February is Black History Month and KXCI is delighted to once again partner with the University of Arizona College of Humanities and Africana Studies Program in presenting a series of guest DJ sessions featuring the musical selections and unique academic perspectives of UA professors. Each week we’ll be welcoming another esteemed professor from the University of Arizona’s Africana Studies Department to guest DJ during The Home Stretch. Professors will share music reflecting their areas of academic expertise and discuss those intersections with host Hannah Levin. All sessions will air at 5 pm (MST).
Dr. Jerome Dotson is an Assistant Professor in the UA’s Africana Studies Program. A native of Atlanta, Georgia and a graduate of Morehouse College, he holds a Ph.D. in U.S. history and an M.A. in African American Studies from the University of Wisconsin-Madison. His research and teaching interests focus on the African American history, Southern food ways, hip hop, folklore and politics of the body. Currently, he is working on a book-length manuscript exploring the ways eating and diet have animated Black radicalism in the 19th and 20th centuries. The manuscript is tentatively titled: “No Pork on My Fork: Race, Dietary Reform and Body Politics, 1830-1990. “No Pork on My Fork” interrogates the cultural, social, and political significance of food consumption through an interrogation of the metonymic relationship between the black body and pork from slavery through 1990s Hip Hop.
Dr. Bayo Ijagbemi is a Professor of Practice in the UA’s Africana Studies Program. He had his undergraduate and some graduate studies in Nigeria before moving to the United States. He received his M.A. in Art History and Ph.D. in Anthropology from the University of Arizona. His diverse academic trainings in history, ethnography, development studies, and anthropology enable him to research within a wide range of topics, including culture, material culture, society, environment and resource management, urbanization, development, food and livelihood security, gender relations, globalization, and their various points of intersection. In addition to his academic training, his educational and research experiences — which cut across culture groups in west Africa, North America, and southern Africa — have prepared him for research and teaching in socio-cultural anthropology as it relates to social and economic changes across societies and cultures.
Dr. Sanchez is primarily interested in racial representations in the media and in the study of African American history and culture. She worked for a number of years as an editor, broadcast journalist and as a media information specialist. She is also the first president of the Tucson Chapter Afro-American Historical and Genealogical Society (founded by Gloria Smith), an active member of the Tucson Black Film Club and is a member of the Womens Progressive and Civic Club. She has served as a State President of the National Association of Colored Women’s Clubs. Dr. Sanchez has a doctorate in Comparative Cultural and Literary studies; her masters degree focused on visual culture/art history while her undergraduate studies included Radio and Television. She has lectured in Tucson and other cities on Black history, racial representations in film, and on African American family history and genealogy. Her wide-ranging background in broadcast and written journalism as well as in public affairs has included overseas assignments in the U.S. Army and a stint in the Arizona National Guard. Her academic writings have been published in two anthologies; she has created political videos and has written and edited books and newsletters for community based associations. In addition to classes in Africana Studies, Dr. Sanchez has also taught art history and art appreciation courses.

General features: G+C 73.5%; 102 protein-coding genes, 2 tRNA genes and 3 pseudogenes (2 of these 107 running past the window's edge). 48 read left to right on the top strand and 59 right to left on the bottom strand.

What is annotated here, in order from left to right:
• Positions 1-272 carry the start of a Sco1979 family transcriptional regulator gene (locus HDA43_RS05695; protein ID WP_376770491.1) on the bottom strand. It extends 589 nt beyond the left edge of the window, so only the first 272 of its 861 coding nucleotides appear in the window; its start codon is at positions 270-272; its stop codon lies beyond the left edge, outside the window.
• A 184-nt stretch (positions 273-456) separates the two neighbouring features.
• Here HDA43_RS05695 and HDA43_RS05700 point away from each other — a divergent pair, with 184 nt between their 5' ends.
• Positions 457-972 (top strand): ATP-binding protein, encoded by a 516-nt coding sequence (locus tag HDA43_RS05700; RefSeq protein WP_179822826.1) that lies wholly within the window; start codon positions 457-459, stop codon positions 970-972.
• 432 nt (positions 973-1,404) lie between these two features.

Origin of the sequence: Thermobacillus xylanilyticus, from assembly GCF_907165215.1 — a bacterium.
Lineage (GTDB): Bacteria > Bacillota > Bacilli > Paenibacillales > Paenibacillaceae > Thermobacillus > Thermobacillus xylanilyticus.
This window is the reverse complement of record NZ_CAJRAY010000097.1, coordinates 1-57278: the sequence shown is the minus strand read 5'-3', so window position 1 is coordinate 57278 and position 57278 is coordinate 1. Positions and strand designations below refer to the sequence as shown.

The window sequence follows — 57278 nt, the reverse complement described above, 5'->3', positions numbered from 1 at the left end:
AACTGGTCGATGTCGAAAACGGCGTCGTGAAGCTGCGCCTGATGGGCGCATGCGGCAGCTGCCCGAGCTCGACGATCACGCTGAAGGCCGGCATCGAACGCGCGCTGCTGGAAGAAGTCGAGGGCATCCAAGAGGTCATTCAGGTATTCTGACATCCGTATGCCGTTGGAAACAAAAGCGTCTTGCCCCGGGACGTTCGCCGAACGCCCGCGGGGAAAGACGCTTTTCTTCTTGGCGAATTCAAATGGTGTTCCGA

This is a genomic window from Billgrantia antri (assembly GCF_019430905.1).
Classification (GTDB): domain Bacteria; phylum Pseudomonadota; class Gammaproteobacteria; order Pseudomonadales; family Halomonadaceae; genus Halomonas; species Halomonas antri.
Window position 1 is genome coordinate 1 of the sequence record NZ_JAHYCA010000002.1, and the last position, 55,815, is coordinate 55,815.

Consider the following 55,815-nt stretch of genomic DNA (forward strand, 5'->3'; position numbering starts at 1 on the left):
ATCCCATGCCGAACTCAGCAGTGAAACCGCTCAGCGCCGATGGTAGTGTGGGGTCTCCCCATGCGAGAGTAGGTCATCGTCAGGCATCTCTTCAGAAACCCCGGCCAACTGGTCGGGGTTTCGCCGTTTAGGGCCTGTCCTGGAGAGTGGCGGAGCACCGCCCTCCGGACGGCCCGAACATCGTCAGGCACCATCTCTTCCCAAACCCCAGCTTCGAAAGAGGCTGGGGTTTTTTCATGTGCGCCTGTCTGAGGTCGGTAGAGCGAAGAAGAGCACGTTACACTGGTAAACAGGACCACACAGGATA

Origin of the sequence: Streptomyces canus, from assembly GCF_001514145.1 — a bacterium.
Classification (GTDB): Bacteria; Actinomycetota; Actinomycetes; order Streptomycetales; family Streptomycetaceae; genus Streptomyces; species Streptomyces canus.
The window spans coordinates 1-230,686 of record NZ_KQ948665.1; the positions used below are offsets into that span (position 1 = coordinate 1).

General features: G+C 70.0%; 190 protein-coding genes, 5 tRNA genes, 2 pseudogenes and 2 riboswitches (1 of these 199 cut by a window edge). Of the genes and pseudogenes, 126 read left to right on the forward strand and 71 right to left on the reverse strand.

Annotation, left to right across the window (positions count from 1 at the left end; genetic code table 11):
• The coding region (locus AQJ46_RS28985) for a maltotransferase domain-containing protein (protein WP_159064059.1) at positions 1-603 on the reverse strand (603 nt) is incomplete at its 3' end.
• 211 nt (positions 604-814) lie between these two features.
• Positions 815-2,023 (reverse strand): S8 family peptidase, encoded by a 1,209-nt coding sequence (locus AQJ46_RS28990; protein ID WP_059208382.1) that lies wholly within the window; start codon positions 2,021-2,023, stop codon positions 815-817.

Yuxuf Abana, a published poet, writer, musician, and soccer player was born in Ghana, West Africa where he earned a triple major Bachelor of Arts degree in English Literature, Philosophy, and History. He later moved to Iowa State University, and the University of Arizona, where he graduated with a MA in English, and a Ph. D in 19th Century British Romanticism & Its Implication In The Africana Experience. He is also a graduate of the School of Theory & Criticism at Cornell University. Dr. Abana’s research interests are Teaching College Writing, Theories of Slave Writing, Race & Literary Theory, Jazz, Blues and the Africana Experience, The Africana Novel and the Western World, and is currently developing a manuscript on the concept of realism in reading Africana literature. Dr. Abana, in addition to his academic commitments, serves on the Board of the Dancing In The Streets Dance Company (a performance company for underprivileged and handicapped kids), and serves as a cook, once a month, for the Primavera Men’s Homeless Shelter in South Tucson.